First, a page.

DUBAI, United Arab Emirates – World leaders must ensure that the COP28 climate summit is the COP of climate credibility, says WWF. The agreements made in Dubai must be aligned with the urgency of the climate crisis, and the scale of efforts needed to address it.
At the most consequential climate talks since the Paris Agreement was born in 2015, a key decision from Dubai will center on the ‘Global Stocktake’ and its first assessment of progress towards achieving the aims of the agreement. In response, COP28 must deliver a course-correcting roadmap to shape the future of climate action on a global scale.
Manuel Pulgar-Vidal, WWF Global Climate and Energy Lead, and COP20 President said: “COP28 must be the COP of climate credibility, with all plans, pledges, and finance aligned with the speed and scale of action needed to prevent the worst impacts of the climate crisis. We can still avoid a future of ever escalating climate catastrophes, but we are way off course and time is running out.
“Countries must agree to a roadmap that resets global climate ambition and action in line with limiting global warming to 1.5oC. We cannot afford to have another COP where ambition and action are not ratcheted up. The sooner and more decisively we act, the sooner people and nature can reap the benefits of a cleaner, safer and more stable future.”
Stephen Cornelius, WWF Global Deputy Climate and Energy Lead, said: “Finance is key to unlocking climate action. COP28’s credibility relies on evidence of significantly scaled up public finance by developed countries to beyond $100 billion per annum. Doubling finance for climate adaptation by 2025 in line with the needs of developing countries is imperative.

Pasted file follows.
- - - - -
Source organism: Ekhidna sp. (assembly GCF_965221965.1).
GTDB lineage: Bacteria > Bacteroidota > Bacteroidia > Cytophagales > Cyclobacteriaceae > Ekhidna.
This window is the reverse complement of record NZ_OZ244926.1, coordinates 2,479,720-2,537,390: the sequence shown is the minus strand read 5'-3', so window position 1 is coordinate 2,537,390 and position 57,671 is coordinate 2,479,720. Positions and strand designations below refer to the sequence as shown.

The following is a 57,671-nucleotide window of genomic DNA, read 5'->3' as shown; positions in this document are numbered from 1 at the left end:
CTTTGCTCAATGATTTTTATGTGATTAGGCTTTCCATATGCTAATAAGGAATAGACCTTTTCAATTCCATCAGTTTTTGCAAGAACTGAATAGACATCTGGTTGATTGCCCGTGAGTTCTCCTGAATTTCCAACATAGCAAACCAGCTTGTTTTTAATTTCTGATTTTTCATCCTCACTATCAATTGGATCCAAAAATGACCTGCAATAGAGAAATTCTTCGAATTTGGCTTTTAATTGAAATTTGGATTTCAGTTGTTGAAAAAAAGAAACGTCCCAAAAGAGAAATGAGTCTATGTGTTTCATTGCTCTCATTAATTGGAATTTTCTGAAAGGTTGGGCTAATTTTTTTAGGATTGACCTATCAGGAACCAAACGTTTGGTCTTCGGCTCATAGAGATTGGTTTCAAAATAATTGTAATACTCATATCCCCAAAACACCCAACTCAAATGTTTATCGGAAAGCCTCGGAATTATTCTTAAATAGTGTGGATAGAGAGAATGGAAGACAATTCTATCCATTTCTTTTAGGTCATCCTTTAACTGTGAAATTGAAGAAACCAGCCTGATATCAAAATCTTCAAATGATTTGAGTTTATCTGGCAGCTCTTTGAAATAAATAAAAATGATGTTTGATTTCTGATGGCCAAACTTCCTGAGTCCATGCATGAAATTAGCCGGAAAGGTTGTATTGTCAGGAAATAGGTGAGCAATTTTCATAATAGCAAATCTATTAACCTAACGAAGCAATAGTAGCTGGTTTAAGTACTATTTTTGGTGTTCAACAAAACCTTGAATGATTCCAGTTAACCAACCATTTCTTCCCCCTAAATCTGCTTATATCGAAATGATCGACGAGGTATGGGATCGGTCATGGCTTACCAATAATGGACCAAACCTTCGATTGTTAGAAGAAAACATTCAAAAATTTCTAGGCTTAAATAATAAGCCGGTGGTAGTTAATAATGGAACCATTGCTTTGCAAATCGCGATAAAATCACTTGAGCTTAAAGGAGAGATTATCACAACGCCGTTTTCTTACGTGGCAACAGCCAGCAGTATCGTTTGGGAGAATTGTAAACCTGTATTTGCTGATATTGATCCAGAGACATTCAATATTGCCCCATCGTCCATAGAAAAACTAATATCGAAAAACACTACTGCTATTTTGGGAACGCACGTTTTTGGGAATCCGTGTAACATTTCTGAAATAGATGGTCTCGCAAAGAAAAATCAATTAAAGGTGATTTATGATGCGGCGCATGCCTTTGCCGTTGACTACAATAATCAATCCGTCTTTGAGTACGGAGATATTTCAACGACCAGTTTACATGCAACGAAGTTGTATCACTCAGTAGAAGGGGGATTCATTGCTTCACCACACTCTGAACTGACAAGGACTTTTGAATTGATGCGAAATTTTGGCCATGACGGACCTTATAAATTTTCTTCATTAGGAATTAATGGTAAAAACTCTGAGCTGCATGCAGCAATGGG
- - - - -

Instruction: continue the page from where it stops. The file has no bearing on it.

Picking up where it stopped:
“We need to see a fit-for-purpose Loss and Damage Fund, too. Agreeing the creation of the fund was a success of the climate summit last year, now countries must work to fully operationalize the Fund, with substantial pledges of new money.”
Fernanda Carvalho, WWF Climate and Energy Policy Lead, said: “Leaders must agree to a global plan to phase out all fossil fuels. A failure to act decisively to end the fossil fuel age will condemn the world to increasing climate disruptions. Ending the production and use of fossil fuels and transitioning to 100% renewable energy is the solution that will have the largest climate change impact at scale.”
It is also essential that countries continue to acknowledge that the climate crisis and biodiversity crises are inextricably linked. “Natural systems are being pushed beyond their limits. Decarbonization and nature restoration must happen in parallel. In recognition of this, WWF is calling for a new work program on climate and nature to be established as part of future COP climate summits,” says Carvalho.
- Strong political signals to phase out fossil fuels no later than 2050, with developed countries achieving this sooner, including targets for renewables, energy efficiency and energy access.
- A successful Global Stocktake, which: paves the way for unprecedented and immediate implementation of current NDC; strengthens international cooperation and other enabling conditions for stronger NDCs;
- Full operationalization of the Loss and Damage Fund, with substantial pledges of new funds.
- A decision on a comprehensive framework for the Global Goal on Adaptation.
- Scaling up provision of public finance by developed countries to beyond $100 billion per year and doubling adaptation finance in line with needs of developing countries.
- Alignment of all private and public financial flows with climate objective